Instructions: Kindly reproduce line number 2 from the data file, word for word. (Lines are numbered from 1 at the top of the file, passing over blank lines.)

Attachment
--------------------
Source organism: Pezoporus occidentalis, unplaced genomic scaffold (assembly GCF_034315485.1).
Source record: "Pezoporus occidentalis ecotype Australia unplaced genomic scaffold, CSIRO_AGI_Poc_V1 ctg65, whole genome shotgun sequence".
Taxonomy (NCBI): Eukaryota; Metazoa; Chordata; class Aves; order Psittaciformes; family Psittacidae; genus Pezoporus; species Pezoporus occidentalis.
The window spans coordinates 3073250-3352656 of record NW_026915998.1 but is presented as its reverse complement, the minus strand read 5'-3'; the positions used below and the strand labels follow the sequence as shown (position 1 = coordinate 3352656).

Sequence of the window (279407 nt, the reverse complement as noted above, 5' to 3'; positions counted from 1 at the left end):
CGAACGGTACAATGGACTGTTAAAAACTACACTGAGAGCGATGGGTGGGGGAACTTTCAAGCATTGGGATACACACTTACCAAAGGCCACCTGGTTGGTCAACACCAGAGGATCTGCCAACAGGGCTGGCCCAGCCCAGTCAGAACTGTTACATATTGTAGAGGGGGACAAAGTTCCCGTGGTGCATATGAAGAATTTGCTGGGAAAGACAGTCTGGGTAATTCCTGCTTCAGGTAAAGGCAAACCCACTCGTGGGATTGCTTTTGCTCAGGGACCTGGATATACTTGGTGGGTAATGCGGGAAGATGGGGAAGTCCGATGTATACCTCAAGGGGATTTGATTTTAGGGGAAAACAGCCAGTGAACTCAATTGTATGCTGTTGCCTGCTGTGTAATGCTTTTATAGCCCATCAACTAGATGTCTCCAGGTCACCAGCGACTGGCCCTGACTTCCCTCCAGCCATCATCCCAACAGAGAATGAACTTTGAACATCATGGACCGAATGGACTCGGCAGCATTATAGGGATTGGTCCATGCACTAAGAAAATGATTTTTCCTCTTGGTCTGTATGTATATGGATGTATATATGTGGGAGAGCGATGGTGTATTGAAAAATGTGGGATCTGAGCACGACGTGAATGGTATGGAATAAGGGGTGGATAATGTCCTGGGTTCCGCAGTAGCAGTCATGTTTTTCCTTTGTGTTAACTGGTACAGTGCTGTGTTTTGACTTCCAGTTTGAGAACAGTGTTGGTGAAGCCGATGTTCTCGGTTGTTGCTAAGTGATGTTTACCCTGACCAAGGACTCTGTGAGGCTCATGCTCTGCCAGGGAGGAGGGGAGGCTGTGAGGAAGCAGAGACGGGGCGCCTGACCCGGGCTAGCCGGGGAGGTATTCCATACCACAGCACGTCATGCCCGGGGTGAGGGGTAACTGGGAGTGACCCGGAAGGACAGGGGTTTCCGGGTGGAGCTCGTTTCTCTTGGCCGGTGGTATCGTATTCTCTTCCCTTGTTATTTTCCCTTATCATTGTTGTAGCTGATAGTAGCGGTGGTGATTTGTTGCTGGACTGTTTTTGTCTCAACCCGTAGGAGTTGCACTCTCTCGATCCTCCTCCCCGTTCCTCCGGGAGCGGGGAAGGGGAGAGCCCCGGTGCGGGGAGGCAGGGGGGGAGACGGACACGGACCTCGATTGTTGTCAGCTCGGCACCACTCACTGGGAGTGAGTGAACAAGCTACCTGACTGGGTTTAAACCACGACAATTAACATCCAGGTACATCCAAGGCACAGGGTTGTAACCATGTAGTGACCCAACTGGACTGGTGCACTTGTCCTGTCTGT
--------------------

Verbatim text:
Source record: "Pezoporus occidentalis ecotype Australia unplaced genomic scaffold, CSIRO_AGI_Poc_V1 ctg65, whole genome shotgun sequence".